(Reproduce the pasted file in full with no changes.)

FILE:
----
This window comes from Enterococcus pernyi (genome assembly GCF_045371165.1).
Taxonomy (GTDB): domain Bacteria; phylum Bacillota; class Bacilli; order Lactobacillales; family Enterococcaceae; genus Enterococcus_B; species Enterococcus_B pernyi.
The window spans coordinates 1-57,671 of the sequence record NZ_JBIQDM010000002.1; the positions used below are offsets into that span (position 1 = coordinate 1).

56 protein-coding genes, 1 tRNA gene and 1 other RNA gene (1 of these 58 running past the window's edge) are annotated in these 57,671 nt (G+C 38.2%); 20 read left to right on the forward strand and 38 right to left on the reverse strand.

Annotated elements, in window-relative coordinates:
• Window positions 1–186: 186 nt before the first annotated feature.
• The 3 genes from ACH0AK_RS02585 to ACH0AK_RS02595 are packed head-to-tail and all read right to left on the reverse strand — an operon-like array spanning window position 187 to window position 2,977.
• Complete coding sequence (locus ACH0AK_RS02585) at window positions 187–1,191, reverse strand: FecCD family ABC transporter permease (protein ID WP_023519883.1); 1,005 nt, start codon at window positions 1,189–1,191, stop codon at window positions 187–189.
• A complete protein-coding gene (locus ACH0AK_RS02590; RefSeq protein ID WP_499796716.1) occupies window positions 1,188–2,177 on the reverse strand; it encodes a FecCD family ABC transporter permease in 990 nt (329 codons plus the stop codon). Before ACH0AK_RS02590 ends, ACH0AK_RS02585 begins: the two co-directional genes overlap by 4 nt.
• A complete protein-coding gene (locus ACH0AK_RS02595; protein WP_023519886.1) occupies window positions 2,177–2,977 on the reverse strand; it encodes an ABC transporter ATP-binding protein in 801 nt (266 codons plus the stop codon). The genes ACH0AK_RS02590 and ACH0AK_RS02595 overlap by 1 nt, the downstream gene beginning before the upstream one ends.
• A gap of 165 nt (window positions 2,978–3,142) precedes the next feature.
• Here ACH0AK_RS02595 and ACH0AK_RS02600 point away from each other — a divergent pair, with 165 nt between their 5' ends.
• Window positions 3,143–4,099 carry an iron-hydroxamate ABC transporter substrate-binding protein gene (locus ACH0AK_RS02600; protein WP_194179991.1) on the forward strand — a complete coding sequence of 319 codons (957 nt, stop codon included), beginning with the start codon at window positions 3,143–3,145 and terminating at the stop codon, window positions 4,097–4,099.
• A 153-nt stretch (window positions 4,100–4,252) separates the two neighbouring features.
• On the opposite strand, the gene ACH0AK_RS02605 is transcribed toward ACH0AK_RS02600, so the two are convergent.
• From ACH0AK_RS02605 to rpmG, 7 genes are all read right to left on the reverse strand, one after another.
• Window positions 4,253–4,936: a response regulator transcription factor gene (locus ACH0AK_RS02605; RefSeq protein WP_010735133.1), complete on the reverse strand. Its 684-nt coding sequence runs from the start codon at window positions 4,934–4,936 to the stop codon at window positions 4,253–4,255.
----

This window comes from Enterococcus pernyi (genome assembly GCF_045371165.1).
Taxonomy (GTDB): domain Bacteria; phylum Bacillota; class Bacilli; order Lactobacillales; family Enterococcaceae; genus Enterococcus_B; species Enterococcus_B pernyi.
The window spans coordinates 1-57,671 of the sequence record NZ_JBIQDM010000002.1; the positions used below are offsets into that span (position 1 = coordinate 1).

56 protein-coding genes, 1 tRNA gene and 1 other RNA gene (1 of these 58 running past the window's edge) are annotated in these 57,671 nt (G+C 38.2%); 20 read left to right on the forward strand and 38 right to left on the reverse strand.

Annotated elements, in window-relative coordinates:
• Window positions 1–186: 186 nt before the first annotated feature.
• The 3 genes from ACH0AK_RS02585 to ACH0AK_RS02595 are packed head-to-tail and all read right to left on the reverse strand — an operon-like array spanning window position 187 to window position 2,977.
• Complete coding sequence (locus ACH0AK_RS02585) at window positions 187–1,191, reverse strand: FecCD family ABC transporter permease (protein ID WP_023519883.1); 1,005 nt, start codon at window positions 1,189–1,191, stop codon at window positions 187–189.
• A complete protein-coding gene (locus ACH0AK_RS02590; RefSeq protein ID WP_499796716.1) occupies window positions 1,188–2,177 on the reverse strand; it encodes a FecCD family ABC transporter permease in 990 nt (329 codons plus the stop codon). Before ACH0AK_RS02590 ends, ACH0AK_RS02585 begins: the two co-directional genes overlap by 4 nt.
• A complete protein-coding gene (locus ACH0AK_RS02595; protein WP_023519886.1) occupies window positions 2,177–2,977 on the reverse strand; it encodes an ABC transporter ATP-binding protein in 801 nt (266 codons plus the stop codon). The genes ACH0AK_RS02590 and ACH0AK_RS02595 overlap by 1 nt, the downstream gene beginning before the upstream one ends.
• A gap of 165 nt (window positions 2,978–3,142) precedes the next feature.
• Here ACH0AK_RS02595 and ACH0AK_RS02600 point away from each other — a divergent pair, with 165 nt between their 5' ends.
• Window positions 3,143–4,099 carry an iron-hydroxamate ABC transporter substrate-binding protein gene (locus ACH0AK_RS02600; protein WP_194179991.1) on the forward strand — a complete coding sequence of 319 codons (957 nt, stop codon included), beginning with the start codon at window positions 3,143–3,145 and terminating at the stop codon, window positions 4,097–4,099.
• A 153-nt stretch (window positions 4,100–4,252) separates the two neighbouring features.
• On the opposite strand, the gene ACH0AK_RS02605 is transcribed toward ACH0AK_RS02600, so the two are convergent.
• From ACH0AK_RS02605 to rpmG, 7 genes are all read right to left on the reverse strand, one after another.
• Window positions 4,253–4,936: a response regulator transcription factor gene (locus ACH0AK_RS02605; RefSeq protein WP_010735133.1), complete on the reverse strand. Its 684-nt coding sequence runs from the start codon at window positions 4,934–4,936 to the stop codon at window positions 4,253–4,255.